This topic contains 1 reply, has 2 voices, and was last updated by pygoscelis 3 weeks, 1 day ago.
October 27, 2018 at 1:37 am #6708
Let’s face it: blazers will always be on trend. I’m seeing them frequently used as a jacket in the fall in NYC. What are some of your favorite places to get an investment fall/winter blazer? I am loving the [Everlane Oversized Blazer](https://www.everlane.com/products/womens-wool-oversized-blazer-glenplaid?collection=womens-newest-arrivals). What are some of your favorites that are worth an investment?October 27, 2018 at 1:37 am #6709
I’m all here for boyfriend/loose blazers, but imo the oversized fit is definitely a currently trendy thing and not a classic. I suppose it’s not in the investment bracket, but I appreciate a stretchy blazer and the ones at Uniqlo are nice. I don’t think they’d work if you need them for a proper business dress code but for smart casual / relaxed biz caz they’re very comfy.October 27, 2018 at 1:37 am #6710
I know it’s semantics but “Investment” is a term i do not like to use for clothes. An investment is something that should be making you money over time and there are very few pieces of clothing that will be worth more in the future than when you buy them.
The “buy it for life” philosophy doesnt work as well for womens clothes as it does for men. Even with something like a blazer, cuts and styles cycle.
A casual womens blazer to throw on with jeans and a tshirt from 2008 would have [looked like this](https://goo.gl/images/BgKww8) whereas a blazer to serve a similar purpose in 2018 will [look more like this](https://goo.gl/images/Pu7f49). The 2008 style isnt “gone” but it isnt as on trend.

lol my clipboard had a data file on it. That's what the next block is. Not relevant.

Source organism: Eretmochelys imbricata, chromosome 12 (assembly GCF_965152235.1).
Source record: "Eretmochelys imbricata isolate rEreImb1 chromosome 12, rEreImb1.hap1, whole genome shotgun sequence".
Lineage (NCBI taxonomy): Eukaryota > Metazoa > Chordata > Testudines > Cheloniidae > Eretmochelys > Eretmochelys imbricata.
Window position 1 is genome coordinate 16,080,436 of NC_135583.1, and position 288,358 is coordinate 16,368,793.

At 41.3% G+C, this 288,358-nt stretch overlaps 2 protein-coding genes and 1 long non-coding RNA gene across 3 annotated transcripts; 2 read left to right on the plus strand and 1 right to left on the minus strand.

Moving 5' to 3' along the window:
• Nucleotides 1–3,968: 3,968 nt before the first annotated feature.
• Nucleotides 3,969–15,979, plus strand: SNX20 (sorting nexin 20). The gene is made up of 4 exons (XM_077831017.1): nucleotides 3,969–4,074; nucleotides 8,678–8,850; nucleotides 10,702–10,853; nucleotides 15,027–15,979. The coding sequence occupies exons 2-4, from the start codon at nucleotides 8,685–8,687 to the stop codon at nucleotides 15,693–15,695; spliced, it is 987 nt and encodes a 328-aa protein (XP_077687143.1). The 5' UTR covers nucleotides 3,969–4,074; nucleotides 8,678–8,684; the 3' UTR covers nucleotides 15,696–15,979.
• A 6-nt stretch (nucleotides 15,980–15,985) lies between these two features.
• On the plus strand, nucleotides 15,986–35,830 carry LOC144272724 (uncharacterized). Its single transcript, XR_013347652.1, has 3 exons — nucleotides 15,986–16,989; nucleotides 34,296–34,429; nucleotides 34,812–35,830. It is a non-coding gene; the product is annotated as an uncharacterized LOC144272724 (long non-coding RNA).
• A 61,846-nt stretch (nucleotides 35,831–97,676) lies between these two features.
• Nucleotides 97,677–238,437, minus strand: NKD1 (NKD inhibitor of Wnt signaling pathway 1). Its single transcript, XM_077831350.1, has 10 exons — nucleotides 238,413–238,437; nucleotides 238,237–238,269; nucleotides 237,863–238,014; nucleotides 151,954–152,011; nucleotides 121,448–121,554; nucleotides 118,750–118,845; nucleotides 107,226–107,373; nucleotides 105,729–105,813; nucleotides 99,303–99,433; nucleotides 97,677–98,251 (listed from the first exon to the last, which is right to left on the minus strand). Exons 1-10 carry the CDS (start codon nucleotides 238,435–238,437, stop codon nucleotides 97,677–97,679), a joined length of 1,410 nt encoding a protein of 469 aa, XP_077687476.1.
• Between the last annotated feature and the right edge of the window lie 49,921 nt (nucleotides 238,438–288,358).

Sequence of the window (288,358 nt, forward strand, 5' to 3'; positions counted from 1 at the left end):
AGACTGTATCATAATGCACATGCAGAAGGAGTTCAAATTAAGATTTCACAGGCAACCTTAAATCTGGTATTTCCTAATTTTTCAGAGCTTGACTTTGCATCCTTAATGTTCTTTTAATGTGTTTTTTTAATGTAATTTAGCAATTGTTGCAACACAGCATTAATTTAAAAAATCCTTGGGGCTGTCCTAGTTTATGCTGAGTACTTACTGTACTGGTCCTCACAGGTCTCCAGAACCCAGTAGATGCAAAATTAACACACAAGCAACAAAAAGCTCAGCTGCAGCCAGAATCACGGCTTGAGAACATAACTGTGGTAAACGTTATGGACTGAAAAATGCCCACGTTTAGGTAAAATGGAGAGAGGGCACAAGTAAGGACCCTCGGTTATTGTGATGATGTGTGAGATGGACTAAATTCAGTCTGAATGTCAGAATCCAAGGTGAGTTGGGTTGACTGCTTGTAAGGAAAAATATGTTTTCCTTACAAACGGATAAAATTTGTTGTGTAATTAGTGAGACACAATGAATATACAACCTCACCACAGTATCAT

To get back more to your point, I have an oversized tweed blazer earmarked as an item I want to buy this year. Ive looked at the Everlane ones but since i live in Canada returns dont really work and buying blazers online is notoriously difficult to figure out which fit in the shoulders and arms. I’ll be looking at department stores, checking out the mens section, and looking at Aritzia to see what they have availableOctober 27, 2018 at 1:37 am #6711
I found [this Alexander McQueen blazer ](http://www.meghansfashion.com/alexander-mcqueen-grain-de-poudre-wool-blazer.html) on clearance in my size at Saks this summer for about $700. I shouldn’t even have tried it on, because that’s way out of my budget for even a whole suit right now, but I did – and it was gorgeous. I’m not sure about “classic,” but it was sharp, sleek, and looked perfectly tailored. I didn’t, and still don’t need an “investment” blazer at that price, so I don’t really regret leaving it behind. But that’s the blazer that will be in my head when I’m looking in the future.October 27, 2018 at 1:37 am #6712
I see “investment” clothes as clothes that will enhance my career potential. Which means none of them are worth paying haute couture prices for.